**********************************************************/

float INT_EXP_TBL[33] = {

1.000000000,

2.718281828,

7.389056099,

20.08553692,

54.59815003,

148.4131591,

403.4287935,

1096.633158,

2980.957987,

8103.083927,

22026.46580,

59874.14172,

162754.7914,

442413.3920,

1202604.284,

3269017.373,

8886110.521,

24154952.75,

65659969.14,

178482301.0,

485165195.4,

1318815735.0,

3584912846.0,

9744803446.0,

2.6489122E10,

7.2004899E10,

1.9572960E11,

5.3204824E11,

1.4462570E12,

3.9313342E12,

1.0686474E13,

2.9048849E13,

1.0E38};

/****************** function define ****************/

double __sin();

double __cos();

double __tan();

double __exp();

double __lge();

double __lgd();

double __atan();

double fx2fl();

long fl2fx();

long fx_mpy();

/******************************************************

general purpose conversion routines

*******************************************************/

/***************floating point to fixed point *********/

long fl2fx(double x)

{

long *k,mantissa,exp;

float temp;

temp = (float) x;

/* get a pointer to fl pt number */

k = (long *) & temp;

/* remove sign bit from the number */

mantissa =(*k & 0x7fffffff);

/* extract exponent from the mantissa */

exp = ((mantissa >> 23) & 0xff);

if (!exp)

return (0);

/* mantissa portion with normalized bit */

mantissa = ((mantissa & 0xffffff) | 0x800000);

/* inxrease exp for bringing in normalize bit */

exp++;

if (exp > 0x7f)

{

/* exp > 0x7f indicates integer portion exist */

exp = exp - 0x7f;

mantissa = mantissa << exp;

}

else

{

/* exp <= 0x7f indicates no integer portion */

exp = 0x7f - exp;

mantissa = mantissa >> exp;

}

if (*k >= 0)

return(mantissa);

else

return (-mantissa);

}

/************* fixed point to floating point *********/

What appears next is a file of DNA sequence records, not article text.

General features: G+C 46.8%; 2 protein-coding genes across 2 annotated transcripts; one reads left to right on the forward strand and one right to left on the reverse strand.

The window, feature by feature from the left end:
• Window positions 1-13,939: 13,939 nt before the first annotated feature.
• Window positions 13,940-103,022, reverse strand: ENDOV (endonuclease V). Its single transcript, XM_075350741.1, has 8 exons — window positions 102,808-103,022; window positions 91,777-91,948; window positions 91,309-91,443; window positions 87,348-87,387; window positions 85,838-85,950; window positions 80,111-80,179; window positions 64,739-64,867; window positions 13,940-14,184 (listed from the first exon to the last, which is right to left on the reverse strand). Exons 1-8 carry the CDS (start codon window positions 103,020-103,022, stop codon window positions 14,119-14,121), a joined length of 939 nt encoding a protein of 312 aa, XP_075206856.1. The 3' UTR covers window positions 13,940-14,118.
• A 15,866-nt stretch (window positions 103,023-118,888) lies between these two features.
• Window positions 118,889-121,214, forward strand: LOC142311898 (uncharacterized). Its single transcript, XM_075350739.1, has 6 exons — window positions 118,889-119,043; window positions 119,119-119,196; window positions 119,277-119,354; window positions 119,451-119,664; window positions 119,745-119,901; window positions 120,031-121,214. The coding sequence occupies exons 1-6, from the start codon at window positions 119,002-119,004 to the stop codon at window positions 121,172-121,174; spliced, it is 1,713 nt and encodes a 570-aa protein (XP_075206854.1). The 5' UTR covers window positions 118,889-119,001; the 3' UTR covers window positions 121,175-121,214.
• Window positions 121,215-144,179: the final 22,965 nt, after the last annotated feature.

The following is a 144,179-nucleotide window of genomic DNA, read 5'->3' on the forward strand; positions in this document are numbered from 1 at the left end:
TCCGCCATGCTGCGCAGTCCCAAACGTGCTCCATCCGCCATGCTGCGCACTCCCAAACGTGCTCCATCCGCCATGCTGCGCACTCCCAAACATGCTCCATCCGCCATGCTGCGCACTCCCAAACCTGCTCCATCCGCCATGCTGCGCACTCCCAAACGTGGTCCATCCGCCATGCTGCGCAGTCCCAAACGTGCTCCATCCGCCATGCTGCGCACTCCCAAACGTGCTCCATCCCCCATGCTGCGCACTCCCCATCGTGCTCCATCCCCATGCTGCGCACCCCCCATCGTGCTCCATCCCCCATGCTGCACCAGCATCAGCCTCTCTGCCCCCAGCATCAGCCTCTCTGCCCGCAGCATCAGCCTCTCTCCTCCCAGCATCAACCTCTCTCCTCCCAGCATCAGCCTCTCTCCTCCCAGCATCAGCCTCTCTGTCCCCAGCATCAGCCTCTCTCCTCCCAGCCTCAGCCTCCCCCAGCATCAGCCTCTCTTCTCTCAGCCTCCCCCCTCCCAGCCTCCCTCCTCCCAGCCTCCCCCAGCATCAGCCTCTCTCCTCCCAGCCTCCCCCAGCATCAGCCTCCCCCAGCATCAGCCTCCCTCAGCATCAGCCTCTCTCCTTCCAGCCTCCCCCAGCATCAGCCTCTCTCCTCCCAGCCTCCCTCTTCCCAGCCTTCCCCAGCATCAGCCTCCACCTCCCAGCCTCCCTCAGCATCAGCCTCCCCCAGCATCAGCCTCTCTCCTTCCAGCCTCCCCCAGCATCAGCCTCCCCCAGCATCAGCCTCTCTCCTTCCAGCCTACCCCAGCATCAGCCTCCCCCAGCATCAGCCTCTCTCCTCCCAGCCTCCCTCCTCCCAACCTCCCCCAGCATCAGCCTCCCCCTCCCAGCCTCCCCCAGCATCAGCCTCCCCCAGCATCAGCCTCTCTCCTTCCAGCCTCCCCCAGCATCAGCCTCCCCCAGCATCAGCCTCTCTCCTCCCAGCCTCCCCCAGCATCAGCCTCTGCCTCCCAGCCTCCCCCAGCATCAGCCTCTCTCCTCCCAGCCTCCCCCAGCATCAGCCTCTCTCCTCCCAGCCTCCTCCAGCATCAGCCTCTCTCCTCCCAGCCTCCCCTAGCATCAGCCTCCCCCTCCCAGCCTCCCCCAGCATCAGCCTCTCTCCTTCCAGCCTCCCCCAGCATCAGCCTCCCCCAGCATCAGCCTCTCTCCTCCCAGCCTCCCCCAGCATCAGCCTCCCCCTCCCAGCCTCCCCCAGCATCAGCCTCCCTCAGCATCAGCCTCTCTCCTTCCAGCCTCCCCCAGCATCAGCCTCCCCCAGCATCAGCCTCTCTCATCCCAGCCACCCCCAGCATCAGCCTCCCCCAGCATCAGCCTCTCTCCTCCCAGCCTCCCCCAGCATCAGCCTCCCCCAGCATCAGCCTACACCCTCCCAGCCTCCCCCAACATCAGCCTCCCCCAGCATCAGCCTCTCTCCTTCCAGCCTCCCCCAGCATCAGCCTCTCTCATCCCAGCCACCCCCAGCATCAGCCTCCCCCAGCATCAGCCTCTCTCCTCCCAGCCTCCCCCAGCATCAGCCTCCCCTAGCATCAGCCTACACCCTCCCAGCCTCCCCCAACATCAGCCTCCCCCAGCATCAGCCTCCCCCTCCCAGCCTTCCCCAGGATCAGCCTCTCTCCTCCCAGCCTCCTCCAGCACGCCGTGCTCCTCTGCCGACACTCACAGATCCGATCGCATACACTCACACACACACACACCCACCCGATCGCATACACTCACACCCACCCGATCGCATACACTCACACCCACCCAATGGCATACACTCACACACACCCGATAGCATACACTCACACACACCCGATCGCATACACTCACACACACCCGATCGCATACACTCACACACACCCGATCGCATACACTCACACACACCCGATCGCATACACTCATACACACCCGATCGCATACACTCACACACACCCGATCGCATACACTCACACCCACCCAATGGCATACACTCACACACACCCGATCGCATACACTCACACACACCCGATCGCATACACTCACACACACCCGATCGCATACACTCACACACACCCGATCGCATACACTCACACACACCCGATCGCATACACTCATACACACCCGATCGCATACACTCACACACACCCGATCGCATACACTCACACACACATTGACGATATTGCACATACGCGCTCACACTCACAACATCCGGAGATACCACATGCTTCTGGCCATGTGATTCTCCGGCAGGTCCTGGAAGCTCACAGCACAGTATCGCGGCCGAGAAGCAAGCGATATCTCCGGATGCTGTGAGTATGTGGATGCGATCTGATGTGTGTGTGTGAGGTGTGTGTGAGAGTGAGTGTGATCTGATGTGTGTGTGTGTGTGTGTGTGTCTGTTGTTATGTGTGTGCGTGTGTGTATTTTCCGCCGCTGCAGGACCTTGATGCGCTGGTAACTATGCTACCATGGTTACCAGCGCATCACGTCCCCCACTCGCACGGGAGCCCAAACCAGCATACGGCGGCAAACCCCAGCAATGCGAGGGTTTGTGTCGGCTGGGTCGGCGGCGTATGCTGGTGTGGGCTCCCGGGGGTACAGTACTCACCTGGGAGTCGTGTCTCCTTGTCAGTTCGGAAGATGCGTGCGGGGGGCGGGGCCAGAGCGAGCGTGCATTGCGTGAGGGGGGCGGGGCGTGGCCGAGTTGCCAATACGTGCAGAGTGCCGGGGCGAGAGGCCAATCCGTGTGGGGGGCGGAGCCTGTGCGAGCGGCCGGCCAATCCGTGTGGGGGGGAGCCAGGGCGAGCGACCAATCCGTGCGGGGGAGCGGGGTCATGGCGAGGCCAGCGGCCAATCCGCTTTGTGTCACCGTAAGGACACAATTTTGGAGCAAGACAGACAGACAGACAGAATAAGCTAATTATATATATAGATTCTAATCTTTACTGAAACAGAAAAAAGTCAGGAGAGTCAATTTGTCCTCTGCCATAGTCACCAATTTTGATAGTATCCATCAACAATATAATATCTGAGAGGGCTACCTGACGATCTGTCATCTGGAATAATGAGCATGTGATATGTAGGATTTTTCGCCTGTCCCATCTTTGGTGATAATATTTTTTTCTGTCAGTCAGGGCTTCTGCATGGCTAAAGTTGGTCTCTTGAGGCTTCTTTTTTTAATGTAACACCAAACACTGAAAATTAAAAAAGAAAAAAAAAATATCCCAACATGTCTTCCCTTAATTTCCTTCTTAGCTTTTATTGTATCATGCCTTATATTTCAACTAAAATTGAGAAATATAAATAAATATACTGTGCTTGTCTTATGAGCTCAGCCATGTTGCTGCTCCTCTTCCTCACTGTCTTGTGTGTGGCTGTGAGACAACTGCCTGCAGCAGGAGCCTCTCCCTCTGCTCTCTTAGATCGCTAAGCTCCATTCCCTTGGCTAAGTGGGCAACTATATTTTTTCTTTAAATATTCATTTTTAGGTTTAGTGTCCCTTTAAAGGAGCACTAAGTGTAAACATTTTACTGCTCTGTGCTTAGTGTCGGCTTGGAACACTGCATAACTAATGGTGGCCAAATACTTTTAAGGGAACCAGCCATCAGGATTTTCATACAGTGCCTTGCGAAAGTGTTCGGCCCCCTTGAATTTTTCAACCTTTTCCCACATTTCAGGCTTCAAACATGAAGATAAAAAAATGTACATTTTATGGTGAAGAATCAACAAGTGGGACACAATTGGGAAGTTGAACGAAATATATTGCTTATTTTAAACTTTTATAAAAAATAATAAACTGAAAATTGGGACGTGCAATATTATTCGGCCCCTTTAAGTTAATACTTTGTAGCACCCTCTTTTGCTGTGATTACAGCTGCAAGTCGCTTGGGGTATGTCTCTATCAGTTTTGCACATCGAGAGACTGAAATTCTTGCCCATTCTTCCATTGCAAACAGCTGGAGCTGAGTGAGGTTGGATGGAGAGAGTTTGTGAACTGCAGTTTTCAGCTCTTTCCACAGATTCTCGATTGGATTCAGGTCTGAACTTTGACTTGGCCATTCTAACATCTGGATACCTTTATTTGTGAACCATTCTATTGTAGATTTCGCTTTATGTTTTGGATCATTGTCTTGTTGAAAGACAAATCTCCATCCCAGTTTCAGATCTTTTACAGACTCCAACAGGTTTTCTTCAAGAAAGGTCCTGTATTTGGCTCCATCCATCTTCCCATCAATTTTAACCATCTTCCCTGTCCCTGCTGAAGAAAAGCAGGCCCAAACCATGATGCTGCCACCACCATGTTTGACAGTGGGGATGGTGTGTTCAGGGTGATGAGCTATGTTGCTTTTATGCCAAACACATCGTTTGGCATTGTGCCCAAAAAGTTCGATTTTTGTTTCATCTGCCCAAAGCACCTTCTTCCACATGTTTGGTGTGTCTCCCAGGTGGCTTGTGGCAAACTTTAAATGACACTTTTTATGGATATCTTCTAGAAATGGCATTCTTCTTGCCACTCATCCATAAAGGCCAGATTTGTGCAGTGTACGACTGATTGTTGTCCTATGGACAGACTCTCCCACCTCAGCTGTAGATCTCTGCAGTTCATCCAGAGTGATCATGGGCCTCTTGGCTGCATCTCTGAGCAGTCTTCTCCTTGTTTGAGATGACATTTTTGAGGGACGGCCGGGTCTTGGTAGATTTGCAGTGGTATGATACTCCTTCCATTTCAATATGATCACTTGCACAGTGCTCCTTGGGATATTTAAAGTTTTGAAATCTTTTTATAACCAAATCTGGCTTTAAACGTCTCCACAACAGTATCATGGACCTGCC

double fx2fl(long j)

{

long i,exp;

float temp,*fp;

i = j;

if (i == 0)

return ((double)(i));

/*

maximum exp value for an 8-bit int and 24-bit fraction

fixed point

biasing factor = 7f;

7f + 8 = 87;

*/

exp = 0x87;

if (i < 0)

{

exp = exp | 0x187;

i = -i;

}

/* normalize the mantissa */

do

{

i = i << 1; exp --;

}

while (i > 0);

i = i << 1; exp --;

/* place mantissa on bit-0 to bit-23 */

i = ((i >> 9) & 0x7fffff);

exp = exp << 23;

i = i | exp;

fp = (float *) & i;

temp = *fp;

return ((double) temp);

}

/*************** fixed point multiply ****************/

long fx_mpy(long x,long y)

{

unsigned long xlo,xhi,ylo,yhi,a,b,c,d;

long sign;

/* The result sign is + if both sign are same */

sign = x ^ y;

if (x < 0)

x = -x;

if (y < 0)

y = -y;

/*

two 32 bit numbers are multiplied as

if there are four 16-bit words

*/

xlo = x & 0xffff;

xhi = x >> 16;

ylo = y & 0xffff;

yhi = y >> 16;

a = xlo * ylo;

b = xhi * ylo;

c = xlo * yhi;

d = xhi * yhi;

a = a >> 16;

/* add all partial results */

a = a+b+c;

a = a >> 8;

d = d << 8; a = a+d;

if (sign < 0)

a = -a;

return(a);

}

/*************** fixed point polynomial ****************/

/*

Three input parameters; all fixed point

input x;

list of coefficients

number of coefficients in the list

*/

double polynomial_x(double r1,long * r2,int i)

{

long j,k,temp,sum;

k = fl2fx(r1);

sum = 0;

/* steps

find power of x,

multiply with coefficient

add all terms

*/

while(i--)

{

temp = 0x1000000; /* this is 1.0 */

if (r2[i] != 0)

{

/* power of x */

for (j=i;j>0;j--)

temp = fx_mpy(temp,k);

/* and then multiply with coefficient */

temp = fx_mpy(temp,r2[i]);

}

else

temp = 0;

sum = sum + temp;

};

return(fx2fl(sum));

}

/********************* sin ************************/

double __sin(double x)

{

float temp;

int quadrent;

unsigned long *k;

temp = (float) x;

/* make absolute value */

k = (unsigned long *) &temp;

*k = (*k & 0x7fffffff);

/* 360 degree modulus */

if (temp > TWO_PI_CONST)

{